ISLAMABAD (Reuters) – Pakistan’s Foreign Minister Shah Mehmood Qureshi said on Thursday that China has agreed to provide half a million doses of the Chinese Sinopharm COVID-19 free of cost to Pakistan by January 31.
“They have said send your aircraft and airlift this vaccine immediately. So this is a happy bit of news for us, and we will hopefully be successful in protecting ourselves using this vaccine,” Qureshi said at a press conference in Islamabad.
Pakistani regulators approved the Sinopharm vaccine for emergency use on Monday, two days after AstraZeneca’s vaccine developed with Oxford University was also approved.
“I thanked them and also told them we need more than this, and in the future we will need 1.1 million doses, and they reassured us and said by the end of February we plan to meet this requirement for you as well,” Qureshi added.
Qureshi said he had also raised the possibility of jointly manufacturing vaccines with China.
Pakistan is also nearing completion of a phase three trial of another Chinese vaccine from Cansino Biologics Inc. Some 17,500 people had enrolled in the trial so far, and initial results would be available in the beginning of February, health minister Faisal Sultan said at a press conference on Wednesday. Sultan said if the Cansino vaccine proved effective Pakistan could look to procure 20 million doses. Sultan said Pakistani officials had also been meeting with UK officials for discussions on procuring vaccines from there.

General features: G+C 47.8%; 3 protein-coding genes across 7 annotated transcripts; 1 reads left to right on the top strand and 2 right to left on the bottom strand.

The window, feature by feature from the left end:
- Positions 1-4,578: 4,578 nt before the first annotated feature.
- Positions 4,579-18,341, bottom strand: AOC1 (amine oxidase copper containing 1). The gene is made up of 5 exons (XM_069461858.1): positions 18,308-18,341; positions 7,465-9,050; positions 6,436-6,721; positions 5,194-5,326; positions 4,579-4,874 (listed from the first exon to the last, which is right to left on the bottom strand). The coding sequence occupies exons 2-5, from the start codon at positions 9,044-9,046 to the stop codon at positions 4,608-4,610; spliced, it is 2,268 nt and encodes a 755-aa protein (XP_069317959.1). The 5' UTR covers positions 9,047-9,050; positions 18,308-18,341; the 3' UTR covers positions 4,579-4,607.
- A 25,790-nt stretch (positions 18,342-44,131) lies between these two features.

Pakistan is hoping to eventually vaccinate at least 70% of its adult population to achieve herd immunity, Sultan said. The country’s existing Expanded Programme on Immunization, which handles a number of vaccines including polio, was being strengthened to help distribute the coronavirus vaccine.
(Reporting by Umar Farooq, Additional reporting by Charlotte Greenfield; Editing by Chizu Nomiyama)